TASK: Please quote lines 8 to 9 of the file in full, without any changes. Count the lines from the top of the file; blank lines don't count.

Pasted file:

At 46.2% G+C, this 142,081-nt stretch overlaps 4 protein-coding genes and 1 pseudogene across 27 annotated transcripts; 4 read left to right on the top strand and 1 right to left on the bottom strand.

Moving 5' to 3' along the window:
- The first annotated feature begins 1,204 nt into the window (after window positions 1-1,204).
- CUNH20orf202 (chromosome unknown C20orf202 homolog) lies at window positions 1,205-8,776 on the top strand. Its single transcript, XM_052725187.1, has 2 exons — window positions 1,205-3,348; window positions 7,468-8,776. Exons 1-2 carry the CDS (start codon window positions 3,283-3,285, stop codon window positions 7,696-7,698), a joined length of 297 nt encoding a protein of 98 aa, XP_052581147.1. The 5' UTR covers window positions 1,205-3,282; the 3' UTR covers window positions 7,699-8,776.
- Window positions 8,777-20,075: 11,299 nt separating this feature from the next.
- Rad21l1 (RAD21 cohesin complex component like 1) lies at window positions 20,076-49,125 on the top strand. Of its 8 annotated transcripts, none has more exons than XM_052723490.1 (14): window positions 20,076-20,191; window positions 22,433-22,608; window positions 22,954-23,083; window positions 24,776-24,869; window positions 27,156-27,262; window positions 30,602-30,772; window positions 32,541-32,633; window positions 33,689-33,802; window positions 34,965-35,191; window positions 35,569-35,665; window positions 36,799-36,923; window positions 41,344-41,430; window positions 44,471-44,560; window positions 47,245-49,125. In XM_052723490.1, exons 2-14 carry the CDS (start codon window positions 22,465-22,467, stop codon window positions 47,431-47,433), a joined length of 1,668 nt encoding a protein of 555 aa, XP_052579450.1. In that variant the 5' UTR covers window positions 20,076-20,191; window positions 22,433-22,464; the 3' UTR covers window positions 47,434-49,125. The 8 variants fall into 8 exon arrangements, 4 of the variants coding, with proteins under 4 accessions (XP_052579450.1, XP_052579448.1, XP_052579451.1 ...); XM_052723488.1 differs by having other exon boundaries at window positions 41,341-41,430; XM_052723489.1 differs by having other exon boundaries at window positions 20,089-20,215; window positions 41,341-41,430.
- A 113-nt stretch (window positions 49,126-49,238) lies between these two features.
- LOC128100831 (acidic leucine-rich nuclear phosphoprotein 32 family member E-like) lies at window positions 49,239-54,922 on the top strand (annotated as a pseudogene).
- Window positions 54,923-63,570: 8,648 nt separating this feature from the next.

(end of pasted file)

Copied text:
- LOC128100831 (acidic leucine-rich nuclear phosphoprotein 32 family member E-like) lies at window positions 49,239-54,922 on the top strand (annotated as a pseudogene).
- Window positions 54,923-63,570: 8,648 nt separating this feature from the next.